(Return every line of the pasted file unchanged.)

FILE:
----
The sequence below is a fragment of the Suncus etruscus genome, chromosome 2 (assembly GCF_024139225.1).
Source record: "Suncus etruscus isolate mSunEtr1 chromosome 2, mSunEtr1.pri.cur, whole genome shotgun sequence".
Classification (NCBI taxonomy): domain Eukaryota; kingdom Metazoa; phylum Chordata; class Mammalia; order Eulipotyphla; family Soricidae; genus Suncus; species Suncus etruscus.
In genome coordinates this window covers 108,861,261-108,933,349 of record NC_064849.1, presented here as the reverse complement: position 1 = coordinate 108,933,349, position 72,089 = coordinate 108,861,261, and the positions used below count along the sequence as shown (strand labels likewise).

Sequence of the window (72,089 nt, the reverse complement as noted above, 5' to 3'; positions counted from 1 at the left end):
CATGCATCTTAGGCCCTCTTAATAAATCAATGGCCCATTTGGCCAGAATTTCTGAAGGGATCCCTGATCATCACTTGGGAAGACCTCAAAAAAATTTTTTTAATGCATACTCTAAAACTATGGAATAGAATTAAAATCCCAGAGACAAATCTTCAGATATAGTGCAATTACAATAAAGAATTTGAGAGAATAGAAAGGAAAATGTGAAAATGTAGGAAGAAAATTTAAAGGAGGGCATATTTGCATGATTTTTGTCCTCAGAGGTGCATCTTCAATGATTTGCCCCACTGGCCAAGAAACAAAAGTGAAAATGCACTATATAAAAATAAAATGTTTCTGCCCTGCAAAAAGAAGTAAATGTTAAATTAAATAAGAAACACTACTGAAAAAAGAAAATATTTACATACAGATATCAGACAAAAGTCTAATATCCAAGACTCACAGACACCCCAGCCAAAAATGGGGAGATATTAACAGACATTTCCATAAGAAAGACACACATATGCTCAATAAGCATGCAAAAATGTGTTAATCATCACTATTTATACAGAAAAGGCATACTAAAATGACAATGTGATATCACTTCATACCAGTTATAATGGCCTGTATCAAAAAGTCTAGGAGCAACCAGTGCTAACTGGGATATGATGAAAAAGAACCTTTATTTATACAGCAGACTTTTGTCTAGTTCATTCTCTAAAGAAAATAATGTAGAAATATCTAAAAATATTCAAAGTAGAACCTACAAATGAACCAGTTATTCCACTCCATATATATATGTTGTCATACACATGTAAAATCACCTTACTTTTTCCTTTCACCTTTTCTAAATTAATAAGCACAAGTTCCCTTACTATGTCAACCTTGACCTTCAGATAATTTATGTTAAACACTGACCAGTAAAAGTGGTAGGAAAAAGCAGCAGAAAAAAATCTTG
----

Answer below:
The sequence below is a fragment of the Suncus etruscus genome, chromosome 2 (assembly GCF_024139225.1).
Source record: "Suncus etruscus isolate mSunEtr1 chromosome 2, mSunEtr1.pri.cur, whole genome shotgun sequence".
Classification (NCBI taxonomy): domain Eukaryota; kingdom Metazoa; phylum Chordata; class Mammalia; order Eulipotyphla; family Soricidae; genus Suncus; species Suncus etruscus.
In genome coordinates this window covers 108,861,261-108,933,349 of record NC_064849.1, presented here as the reverse complement: position 1 = coordinate 108,933,349, position 72,089 = coordinate 108,861,261, and the positions used below count along the sequence as shown (strand labels likewise).

Sequence of the window (72,089 nt, the reverse complement as noted above, 5' to 3'; positions counted from 1 at the left end):
CATGCATCTTAGGCCCTCTTAATAAATCAATGGCCCATTTGGCCAGAATTTCTGAAGGGATCCCTGATCATCACTTGGGAAGACCTCAAAAAAATTTTTTTAATGCATACTCTAAAACTATGGAATAGAATTAAAATCCCAGAGACAAATCTTCAGATATAGTGCAATTACAATAAAGAATTTGAGAGAATAGAAAGGAAAATGTGAAAATGTAGGAAGAAAATTTAAAGGAGGGCATATTTGCATGATTTTTGTCCTCAGAGGTGCATCTTCAATGATTTGCCCCACTGGCCAAGAAACAAAAGTGAAAATGCACTATATAAAAATAAAATGTTTCTGCCCTGCAAAAAGAAGTAAATGTTAAATTAAATAAGAAACACTACTGAAAAAAGAAAATATTTACATACAGATATCAGACAAAAGTCTAATATCCAAGACTCACAGACACCCCAGCCAAAAATGGGGAGATATTAACAGACATTTCCATAAGAAAGACACACATATGCTCAATAAGCATGCAAAAATGTGTTAATCATCACTATTTATACAGAAAAGGCATACTAAAATGACAATGTGATATCACTTCATACCAGTTATAATGGCCTGTATCAAAAAGTCTAGGAGCAACCAGTGCTAACTGGGATATGATGAAAAAGAACCTTTATTTATACAGCAGACTTTTGTCTAGTTCATTCTCTAAAGAAAATAATGTAGAAATATCTAAAAATATTCAAAGTAGAACCTACAAATGAACCAGTTATTCCACTCCATATATATATGTTGTCATACACATGTAAAATCACCTTACTTTTTCCTTTCACCTTTTCTAAATTAATAAGCACAAGTTCCCTTACTATGTCAACCTTGACCTTCAGATAATTTATGTTAAACACTGACCAGTAAAAGTGGTAGGAAAAAGCAGCAGAAAAAAATCTTG